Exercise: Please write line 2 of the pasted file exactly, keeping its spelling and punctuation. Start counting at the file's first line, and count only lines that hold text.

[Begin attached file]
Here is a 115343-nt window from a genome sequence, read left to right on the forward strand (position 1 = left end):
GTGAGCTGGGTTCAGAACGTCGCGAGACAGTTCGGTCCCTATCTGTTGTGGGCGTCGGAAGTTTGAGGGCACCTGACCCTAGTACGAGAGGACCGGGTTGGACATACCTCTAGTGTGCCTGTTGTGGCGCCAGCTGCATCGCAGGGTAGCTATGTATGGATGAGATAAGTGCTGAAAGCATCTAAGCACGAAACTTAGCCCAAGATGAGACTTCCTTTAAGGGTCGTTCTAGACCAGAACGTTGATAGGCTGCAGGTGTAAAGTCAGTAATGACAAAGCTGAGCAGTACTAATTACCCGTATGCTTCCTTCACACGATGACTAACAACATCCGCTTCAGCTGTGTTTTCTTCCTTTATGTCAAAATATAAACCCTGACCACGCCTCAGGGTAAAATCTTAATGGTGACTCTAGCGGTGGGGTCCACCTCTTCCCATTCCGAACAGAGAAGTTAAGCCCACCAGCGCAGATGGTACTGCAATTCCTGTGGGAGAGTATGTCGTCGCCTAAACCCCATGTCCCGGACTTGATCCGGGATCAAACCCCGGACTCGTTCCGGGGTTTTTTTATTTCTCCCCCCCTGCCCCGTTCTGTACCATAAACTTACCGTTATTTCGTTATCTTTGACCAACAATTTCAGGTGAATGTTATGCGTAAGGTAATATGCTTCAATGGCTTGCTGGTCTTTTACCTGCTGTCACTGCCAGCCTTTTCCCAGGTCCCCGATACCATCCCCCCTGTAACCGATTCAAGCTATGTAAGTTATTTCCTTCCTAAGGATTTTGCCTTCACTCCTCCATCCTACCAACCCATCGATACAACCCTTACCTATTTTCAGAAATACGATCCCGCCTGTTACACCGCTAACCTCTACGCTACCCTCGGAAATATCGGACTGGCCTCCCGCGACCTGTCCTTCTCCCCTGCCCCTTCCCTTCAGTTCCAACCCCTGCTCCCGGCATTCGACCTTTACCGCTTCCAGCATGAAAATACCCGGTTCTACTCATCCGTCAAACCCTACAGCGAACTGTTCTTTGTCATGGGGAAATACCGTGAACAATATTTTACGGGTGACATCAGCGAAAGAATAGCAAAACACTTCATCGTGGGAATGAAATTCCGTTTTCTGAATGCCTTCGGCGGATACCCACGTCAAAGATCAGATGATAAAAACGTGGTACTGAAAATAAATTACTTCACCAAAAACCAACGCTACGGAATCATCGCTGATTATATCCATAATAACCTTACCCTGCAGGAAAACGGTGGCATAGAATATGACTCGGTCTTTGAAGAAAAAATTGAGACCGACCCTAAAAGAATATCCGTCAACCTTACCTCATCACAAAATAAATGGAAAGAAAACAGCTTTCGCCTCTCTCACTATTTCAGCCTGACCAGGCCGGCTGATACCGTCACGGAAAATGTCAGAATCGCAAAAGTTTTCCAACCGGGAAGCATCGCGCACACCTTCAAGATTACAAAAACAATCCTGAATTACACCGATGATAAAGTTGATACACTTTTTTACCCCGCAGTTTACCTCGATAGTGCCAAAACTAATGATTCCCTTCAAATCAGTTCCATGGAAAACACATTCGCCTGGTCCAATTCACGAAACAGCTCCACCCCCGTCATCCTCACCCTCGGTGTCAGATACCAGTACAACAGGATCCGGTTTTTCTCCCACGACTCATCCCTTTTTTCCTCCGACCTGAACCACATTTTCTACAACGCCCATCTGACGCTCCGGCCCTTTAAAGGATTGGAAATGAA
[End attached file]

GTGAGCTGGGTTCAGAACGTCGCGAGACAGTTCGGTCCCTATCTGTTGTGGGCGTCGGAAGTTTGAGGGCACCTGACCCTAGTACGAGAGGACCGGGTTGGACATACCTCTAGTGTGCCTGTTGTGGCGCCAGCTGCATCGCAGGGTAGCTATGTATGGATGAGATAAGTGCTGAAAGCATCTAAGCACGAAACTTAGCCCAAGATGAGACTTCCTTTAAGGGTCGTTCTAGACCAGAACGTTGATAGGCTGCAGGTGTAAAGTCAGTAATGACAAAGCTGAGCAGTACTAATTACCCGTATGCTTCCTTCACACGATGACTAACAACATCCGCTTCAGCTGTGTTTTCTTCCTTTATGTCAAAATATAAACCCTGACCACGCCTCAGGGTAAAATCTTAATGGTGACTCTAGCGGTGGGGTCCACCTCTTCCCATTCCGAACAGAGAAGTTAAGCCCACCAGCGCAGATGGTACTGCAATTCCTGTGGGAGAGTATGTCGTCGCCTAAACCCCATGTCCCGGACTTGATCCGGGATCAAACCCCGGACTCGTTCCGGGGTTTTTTTATTTCTCCCCCCCTGCCCCGTTCTGTACCATAAACTTACCGTTATTTCGTTATCTTTGACCAACAATTTCAGGTGAATGTTATGCGTAAGGTAATATGCTTCAATGGCTTGCTGGTCTTTTACCTGCTGTCACTGCCAGCCTTTTCCCAGGTCCCCGATACCATCCCCCCTGTAACCGATTCAAGCTATGTAAGTTATTTCCTTCCTAAGGATTTTGCCTTCACTCCTCCATCCTACCAACCCATCGATACAACCCTTACCTATTTTCAGAAATACGATCCCGCCTGTTACACCGCTAACCTCTACGCTACCCTCGGAAATATCGGACTGGCCTCCCGCGACCTGTCCTTCTCCCCTGCCCCTTCCCTTCAGTTCCAACCCCTGCTCCCGGCATTCGACCTTTACCGCTTCCAGCATGAAAATACCCGGTTCTACTCATCCGTCAAACCCTACAGCGAACTGTTCTTTGTCATGGGGAAATACCGTGAACAATATTTTACGGGTGACATCAGCGAAAGAATAGCAAAACACTTCATCGTGGGAATGAAATTCCGTTTTCTGAATGCCTTCGGCGGATACCCACGTCAAAGATCAGATGATAAAAACGTGGTACTGAAAATAAATTACTTCACCAAAAACCAACGCTACGGAATCATCGCTGATTATATCCATAATAACCTTACCCTGCAGGAAAACGGTGGCATAGAATATGACTCGGTCTTTGAAGAAAAAATTGAGACCGACCCTAAAAGAATATCCGTCAACCTTACCTCATCACAAAATAAATGGAAAGAAAACAGCTTTCGCCTCTCTCACTATTTCAGCCTGACCAGGCCGGCTGATACCGTCACGGAAAATGTCAGAATCGCAAAAGTTTTCCAACCGGGAAGCATCGCGCACACCTTCAAGATTACAAAAACAATCCTGAATTACACCGATGATAAAGTTGATACACTTTTTTACCCCGCAGTTTACCTCGATAGTGCCAAAACTAATGATTCCCTTCAAATCAGTTCCATGGAAAACACATTCGCCTGGTCCAATTCACGAAACAGCTCCACCCCCGTCATCCTCACCCTCGGTGTCAGATACCAGTACAACAGGATCCGGTTTTTCTCCCACGACTCATCCCTTTTTTCCTCCGACCTGAACCACATTTTCTACAACGCCCATCTGACGCTCCGGCCCTTTAAAGGATTGGAAATGAA